Rally gives Frontale slight advantage over Grampus

by Andrew Mckirdy

Kawasaki Frontale came from behind to take a slender lead into next week’s Asian Champions League quarterfinal second leg after beating Nagoya Grampus 2-1 in Wednesday’s opening encounter.

Josh Kennedy put Grampus ahead with a header in the 28th minute, giving his side a precious away goal with Frontale hosting the game at Tokyo’s National Stadium.

But a piece of crafty opportunism from Kengo Nakamura brought Kawasaki level on the hour mark, three minutes before Juninho completed the turnaround by pouncing on a rebound from a Hiroyuki Taniguchi header.

Grampus manager Dragan Stojkovic felt his side was unlucky to lose, but remains confident knowing a 1-0 win in next Wednesday’s return would be enough to progress.

“The result is very active,” he said. “We scored a goal away and that is very important for us. We have to be careful of Frontale using the counterattack, and we have to be aggressive. It will be a very interesting game.”

Frontale manager Takashi Sekizuka is also taking nothing for granted.

“It was the first leg and we were at home, so we knew we had to get a result one way or another,” he said. “The game started in the way we least wanted, with Nagoya scoring and us missing chances. We started very stiffly until Kengo found a way through, and then we managed to find our usual rhythm. But it’s not over yet.”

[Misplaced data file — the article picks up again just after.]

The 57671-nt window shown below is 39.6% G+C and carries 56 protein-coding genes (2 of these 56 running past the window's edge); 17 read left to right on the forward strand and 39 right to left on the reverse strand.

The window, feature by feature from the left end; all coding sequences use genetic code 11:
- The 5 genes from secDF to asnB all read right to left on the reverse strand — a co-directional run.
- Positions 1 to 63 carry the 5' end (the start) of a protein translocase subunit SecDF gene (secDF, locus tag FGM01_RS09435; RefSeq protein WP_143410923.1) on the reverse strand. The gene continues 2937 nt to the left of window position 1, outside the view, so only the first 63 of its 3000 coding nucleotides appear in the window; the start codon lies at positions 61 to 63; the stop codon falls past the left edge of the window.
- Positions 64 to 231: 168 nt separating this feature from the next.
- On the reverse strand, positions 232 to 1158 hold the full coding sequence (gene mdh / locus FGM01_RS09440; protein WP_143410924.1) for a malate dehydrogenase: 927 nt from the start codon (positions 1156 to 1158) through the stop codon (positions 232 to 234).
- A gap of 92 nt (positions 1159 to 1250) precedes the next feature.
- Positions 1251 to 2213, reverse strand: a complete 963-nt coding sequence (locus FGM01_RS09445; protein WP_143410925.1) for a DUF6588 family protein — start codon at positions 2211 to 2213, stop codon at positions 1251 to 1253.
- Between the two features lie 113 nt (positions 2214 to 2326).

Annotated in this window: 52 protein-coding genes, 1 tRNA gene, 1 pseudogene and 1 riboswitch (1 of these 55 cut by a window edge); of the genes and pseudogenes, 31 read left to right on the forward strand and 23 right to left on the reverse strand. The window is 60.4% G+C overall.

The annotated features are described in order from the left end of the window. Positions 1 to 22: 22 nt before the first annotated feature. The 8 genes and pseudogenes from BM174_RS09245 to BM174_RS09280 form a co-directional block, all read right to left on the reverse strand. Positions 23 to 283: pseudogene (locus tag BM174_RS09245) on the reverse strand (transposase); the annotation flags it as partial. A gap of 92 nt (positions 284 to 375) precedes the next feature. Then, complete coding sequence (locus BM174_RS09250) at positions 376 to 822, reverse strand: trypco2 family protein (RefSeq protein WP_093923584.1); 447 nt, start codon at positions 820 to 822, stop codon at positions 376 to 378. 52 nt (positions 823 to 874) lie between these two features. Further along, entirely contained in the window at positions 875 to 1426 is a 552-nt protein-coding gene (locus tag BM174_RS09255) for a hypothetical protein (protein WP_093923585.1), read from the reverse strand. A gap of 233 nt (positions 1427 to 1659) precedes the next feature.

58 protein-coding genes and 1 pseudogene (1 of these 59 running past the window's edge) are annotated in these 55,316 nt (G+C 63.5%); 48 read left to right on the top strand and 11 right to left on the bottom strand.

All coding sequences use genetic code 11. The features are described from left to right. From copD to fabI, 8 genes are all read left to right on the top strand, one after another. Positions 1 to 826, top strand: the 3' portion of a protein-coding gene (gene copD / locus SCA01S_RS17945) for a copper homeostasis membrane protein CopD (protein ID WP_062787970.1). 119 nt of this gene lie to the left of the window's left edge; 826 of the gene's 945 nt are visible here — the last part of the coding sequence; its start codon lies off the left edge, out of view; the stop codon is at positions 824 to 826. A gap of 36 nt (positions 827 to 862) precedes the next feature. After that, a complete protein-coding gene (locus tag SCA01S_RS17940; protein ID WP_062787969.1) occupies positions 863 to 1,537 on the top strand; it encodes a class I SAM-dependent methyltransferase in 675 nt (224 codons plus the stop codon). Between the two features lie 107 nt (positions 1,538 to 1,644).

Kennedy opened the scoring after beating Yusuke Igawa to the ball in the first real chance of the match, but the Australian was not impressed by Frontale’s physical approach prior to the goal.

“I thought they came out with the intention to hurt or injure me, and anyone could see that in the first 20 or 30 minutes,” he said. “It was pretty pathetic to be honest.”

Nagoya’s Koichi Hirono thwarted Frontale’s attempts to find an equalizer before halftime, but the goalkeeper was at fault when Nakamura struck after the interval.

Renatinho went down for a free kick wide on the left, and with Hirono expecting Nakamura to loft the ball into the area, the national team midfielder spotted a gap at the near post and exploited it ruthlessly.

With Grampus still reeling from the setback, Juninho made it two. Yusuke Mori’s cross found Taniguchi’s head, and Juninho was on hand to sweep up the crumbs when the ball came back off the crossbar.

The second leg could have had a very different complexion if Nagoya substitute Yuki Maki had buried Hayuma Tanaka’s cross in the final minute, but Stojkovic preferred to accentuate the positives rather than brood over errors.

“The first goal was a big mistake,” he said. “It was a very cheap goal and that is difficult to accept, but we must accept it. We lost our concentration and paid a high price.

“In the last minute Maki missed the ball, but we worked very well as a team and the players did very well. We will see what happens.”